My parents have always insisted that my siblings and I work – whether that be in the family business or for outside employers when we came of age. Service at church and in the community taught us to give back and have empathy for those less fortunate. All of these experiences have taught me responsibility in addition to problem-solving and critical thinking skills. In my view, teens who have been incarcerated need this most and are being denied these essential ingredients of freedom necessary to lead productive, independent lives.
 
The past four years have provided ample opportunities to learn about Delaware Youth Rehabilitative Services. Adjudicated teens in Delaware can beat the odds.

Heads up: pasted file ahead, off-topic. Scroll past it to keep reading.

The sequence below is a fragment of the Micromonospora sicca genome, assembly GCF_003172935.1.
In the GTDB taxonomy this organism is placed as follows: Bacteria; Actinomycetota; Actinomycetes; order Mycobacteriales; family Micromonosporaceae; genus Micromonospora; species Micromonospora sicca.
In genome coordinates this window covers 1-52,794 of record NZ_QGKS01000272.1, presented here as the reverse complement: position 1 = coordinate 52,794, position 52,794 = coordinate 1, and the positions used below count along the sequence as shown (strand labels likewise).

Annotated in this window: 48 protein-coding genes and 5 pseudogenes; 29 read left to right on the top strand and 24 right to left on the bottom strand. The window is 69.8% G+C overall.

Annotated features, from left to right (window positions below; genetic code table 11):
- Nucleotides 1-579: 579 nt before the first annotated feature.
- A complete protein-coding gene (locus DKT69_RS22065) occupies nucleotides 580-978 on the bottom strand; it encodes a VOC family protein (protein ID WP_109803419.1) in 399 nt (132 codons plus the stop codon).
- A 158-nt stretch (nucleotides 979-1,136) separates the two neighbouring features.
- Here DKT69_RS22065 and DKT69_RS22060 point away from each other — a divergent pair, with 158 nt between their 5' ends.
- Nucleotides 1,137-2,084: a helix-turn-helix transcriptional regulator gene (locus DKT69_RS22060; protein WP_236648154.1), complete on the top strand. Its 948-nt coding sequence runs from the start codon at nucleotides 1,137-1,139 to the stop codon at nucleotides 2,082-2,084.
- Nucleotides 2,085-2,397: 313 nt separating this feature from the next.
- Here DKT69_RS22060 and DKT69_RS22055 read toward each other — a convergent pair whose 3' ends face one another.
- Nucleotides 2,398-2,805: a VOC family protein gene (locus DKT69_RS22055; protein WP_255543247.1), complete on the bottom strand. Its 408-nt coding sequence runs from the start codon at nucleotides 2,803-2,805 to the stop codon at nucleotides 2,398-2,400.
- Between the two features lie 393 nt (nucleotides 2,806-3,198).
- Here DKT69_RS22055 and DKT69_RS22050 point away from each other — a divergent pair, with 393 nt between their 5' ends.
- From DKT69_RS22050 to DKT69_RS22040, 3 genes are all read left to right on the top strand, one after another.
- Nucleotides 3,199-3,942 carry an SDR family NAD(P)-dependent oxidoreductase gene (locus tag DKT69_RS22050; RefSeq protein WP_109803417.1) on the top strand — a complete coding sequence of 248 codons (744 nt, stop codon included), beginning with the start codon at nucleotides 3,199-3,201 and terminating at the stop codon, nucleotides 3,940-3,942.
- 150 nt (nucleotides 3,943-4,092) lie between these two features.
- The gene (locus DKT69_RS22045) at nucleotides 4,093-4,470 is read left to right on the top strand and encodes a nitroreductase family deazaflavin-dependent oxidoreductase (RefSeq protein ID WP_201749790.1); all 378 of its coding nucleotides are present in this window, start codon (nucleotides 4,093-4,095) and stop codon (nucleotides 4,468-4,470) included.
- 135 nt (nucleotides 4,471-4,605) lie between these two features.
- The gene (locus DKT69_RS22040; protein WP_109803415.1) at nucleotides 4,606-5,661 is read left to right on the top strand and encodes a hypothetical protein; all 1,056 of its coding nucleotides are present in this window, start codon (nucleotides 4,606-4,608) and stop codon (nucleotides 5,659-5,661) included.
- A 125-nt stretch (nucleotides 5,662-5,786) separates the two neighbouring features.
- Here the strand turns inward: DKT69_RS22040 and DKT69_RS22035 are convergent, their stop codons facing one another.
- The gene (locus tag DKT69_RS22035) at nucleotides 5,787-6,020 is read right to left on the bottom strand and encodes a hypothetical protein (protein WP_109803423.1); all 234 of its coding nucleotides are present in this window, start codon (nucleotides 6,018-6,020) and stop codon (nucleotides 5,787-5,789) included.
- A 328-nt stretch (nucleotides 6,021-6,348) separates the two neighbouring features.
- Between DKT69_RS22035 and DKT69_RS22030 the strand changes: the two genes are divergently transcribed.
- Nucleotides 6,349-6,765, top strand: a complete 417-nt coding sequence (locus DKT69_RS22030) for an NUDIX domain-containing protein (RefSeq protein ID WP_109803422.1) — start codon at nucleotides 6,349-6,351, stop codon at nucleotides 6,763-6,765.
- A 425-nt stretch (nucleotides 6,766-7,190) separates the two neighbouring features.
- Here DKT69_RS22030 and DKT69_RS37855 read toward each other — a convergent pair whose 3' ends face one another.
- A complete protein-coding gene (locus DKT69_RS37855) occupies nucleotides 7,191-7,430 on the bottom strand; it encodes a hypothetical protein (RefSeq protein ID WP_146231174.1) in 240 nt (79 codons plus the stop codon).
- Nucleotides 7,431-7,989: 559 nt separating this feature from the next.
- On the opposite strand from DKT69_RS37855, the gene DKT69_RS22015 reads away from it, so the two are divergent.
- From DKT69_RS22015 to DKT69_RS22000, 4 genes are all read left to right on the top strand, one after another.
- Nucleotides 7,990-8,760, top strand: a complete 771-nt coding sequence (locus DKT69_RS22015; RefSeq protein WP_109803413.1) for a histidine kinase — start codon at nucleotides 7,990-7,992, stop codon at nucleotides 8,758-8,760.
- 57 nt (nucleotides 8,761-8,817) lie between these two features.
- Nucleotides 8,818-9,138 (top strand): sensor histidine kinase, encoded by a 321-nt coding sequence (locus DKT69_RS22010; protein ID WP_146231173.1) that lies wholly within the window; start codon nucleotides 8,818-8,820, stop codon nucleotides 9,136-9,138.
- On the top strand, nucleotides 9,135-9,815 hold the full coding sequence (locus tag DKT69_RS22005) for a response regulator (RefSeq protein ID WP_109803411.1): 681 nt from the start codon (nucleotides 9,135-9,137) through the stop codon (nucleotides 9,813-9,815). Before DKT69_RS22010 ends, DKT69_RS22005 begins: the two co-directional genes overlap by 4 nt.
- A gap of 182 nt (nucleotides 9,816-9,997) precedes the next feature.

The new Civil Citation program is a big step in getting help for some troubled teens without branding them with a record that sets them up for a life of limited options. The state does a great job of helping adjudicated teens while they are incarcerated, but I believe more needs to be done once they are discharged.
 
While I have faced my own obstacles, none can compare with the frustration I feel for those peers who often come from abject poverty with dysfunctional families – many of whom have been shown little kindness in their lives. When the wheels of justice turn slowly, the road to good citizenship is never just around the corner.
 
For my part, I have learned when to be patient and when to lean in. This has been an important lesson in perseverance, even when I think I could afford to pause, because for adjudicated teens, their futures are waiting, and the time is now.